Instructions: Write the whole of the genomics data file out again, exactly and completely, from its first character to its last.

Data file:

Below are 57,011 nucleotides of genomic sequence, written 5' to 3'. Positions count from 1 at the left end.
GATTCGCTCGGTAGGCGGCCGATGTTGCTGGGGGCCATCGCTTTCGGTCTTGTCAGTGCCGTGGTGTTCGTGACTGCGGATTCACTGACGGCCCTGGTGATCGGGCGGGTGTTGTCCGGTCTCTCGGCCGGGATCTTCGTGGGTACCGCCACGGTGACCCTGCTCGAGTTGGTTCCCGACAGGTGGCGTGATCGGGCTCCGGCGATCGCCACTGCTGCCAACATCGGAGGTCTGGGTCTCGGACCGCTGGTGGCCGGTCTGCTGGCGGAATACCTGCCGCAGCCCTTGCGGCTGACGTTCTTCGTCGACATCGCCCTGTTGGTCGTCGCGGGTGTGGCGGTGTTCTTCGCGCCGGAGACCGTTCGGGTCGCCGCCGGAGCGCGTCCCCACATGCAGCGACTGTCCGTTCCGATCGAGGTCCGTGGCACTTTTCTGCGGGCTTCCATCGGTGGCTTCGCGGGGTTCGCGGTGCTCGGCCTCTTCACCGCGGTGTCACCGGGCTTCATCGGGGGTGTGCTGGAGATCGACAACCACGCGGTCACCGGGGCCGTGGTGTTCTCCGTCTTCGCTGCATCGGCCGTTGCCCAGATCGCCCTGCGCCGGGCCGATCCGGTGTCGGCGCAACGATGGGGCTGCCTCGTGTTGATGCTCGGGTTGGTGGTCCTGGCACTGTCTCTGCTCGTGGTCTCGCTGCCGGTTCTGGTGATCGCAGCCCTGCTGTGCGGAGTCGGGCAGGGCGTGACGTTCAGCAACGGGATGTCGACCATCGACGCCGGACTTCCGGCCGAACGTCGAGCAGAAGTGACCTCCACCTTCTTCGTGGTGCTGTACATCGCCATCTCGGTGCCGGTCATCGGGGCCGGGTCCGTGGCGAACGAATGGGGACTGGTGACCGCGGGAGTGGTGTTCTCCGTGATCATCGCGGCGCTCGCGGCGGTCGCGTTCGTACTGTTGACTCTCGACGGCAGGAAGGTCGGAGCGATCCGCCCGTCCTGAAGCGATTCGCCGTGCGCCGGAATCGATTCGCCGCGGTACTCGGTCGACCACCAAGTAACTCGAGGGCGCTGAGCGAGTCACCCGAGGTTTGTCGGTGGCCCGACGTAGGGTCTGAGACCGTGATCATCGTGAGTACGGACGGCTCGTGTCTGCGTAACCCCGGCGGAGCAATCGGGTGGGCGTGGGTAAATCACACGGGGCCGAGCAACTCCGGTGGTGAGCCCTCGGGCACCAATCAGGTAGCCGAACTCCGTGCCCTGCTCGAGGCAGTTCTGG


Below are 57,011 nucleotides of genomic sequence, written 5' to 3'. Positions count from 1 at the left end.
GATTCGCTCGGTAGGCGGCCGATGTTGCTGGGGGCCATCGCTTTCGGTCTTGTCAGTGCCGTGGTGTTCGTGACTGCGGATTCACTGACGGCCCTGGTGATCGGGCGGGTGTTGTCCGGTCTCTCGGCCGGGATCTTCGTGGGTACCGCCACGGTGACCCTGCTCGAGTTGGTTCCCGACAGGTGGCGTGATCGGGCTCCGGCGATCGCCACTGCTGCCAACATCGGAGGTCTGGGTCTCGGACCGCTGGTGGCCGGTCTGCTGGCGGAATACCTGCCGCAGCCCTTGCGGCTGACGTTCTTCGTCGACATCGCCCTGTTGGTCGTCGCGGGTGTGGCGGTGTTCTTCGCGCCGGAGACCGTTCGGGTCGCCGCCGGAGCGCGTCCCCACATGCAGCGACTGTCCGTTCCGATCGAGGTCCGTGGCACTTTTCTGCGGGCTTCCATCGGTGGCTTCGCGGGGTTCGCGGTGCTCGGCCTCTTCACCGCGGTGTCACCGGGCTTCATCGGGGGTGTGCTGGAGATCGACAACCACGCGGTCACCGGGGCCGTGGTGTTCTCCGTCTTCGCTGCATCGGCCGTTGCCCAGATCGCCCTGCGCCGGGCCGATCCGGTGTCGGCGCAACGATGGGGCTGCCTCGTGTTGATGCTCGGGTTGGTGGTCCTGGCACTGTCTCTGCTCGTGGTCTCGCTGCCGGTTCTGGTGATCGCAGCCCTGCTGTGCGGAGTCGGGCAGGGCGTGACGTTCAGCAACGGGATGTCGACCATCGACGCCGGACTTCCGGCCGAACGTCGAGCAGAAGTGACCTCCACCTTCTTCGTGGTGCTGTACATCGCCATCTCGGTGCCGGTCATCGGGGCCGGGTCCGTGGCGAACGAATGGGGACTGGTGACCGCGGGAGTGGTGTTCTCCGTGATCATCGCGGCGCTCGCGGCGGTCGCGTTCGTACTGTTGACTCTCGACGGCAGGAAGGTCGGAGCGATCCGCCCGTCCTGAAGCGATTCGCCGTGCGCCGGAATCGATTCGCCGCGGTACTCGGTCGACCACCAAGTAACTCGAGGGCGCTGAGCGAGTCACCCGAGGTTTGTCGGTGGCCCGACGTAGGGTCTGAGACCGTGATCATCGTGAGTACGGACGGCTCGTGTCTGCGTAACCCCGGCGGAGCAATCGGGTGGGCGTGGGTAAATCACACGGGGCCGAGCAACTCCGGTGGTGAGCCCTCGGGCACCAATCAGGTAGCCGAACTCCGTGCCCTGCTCGAGGCAGTTCTGG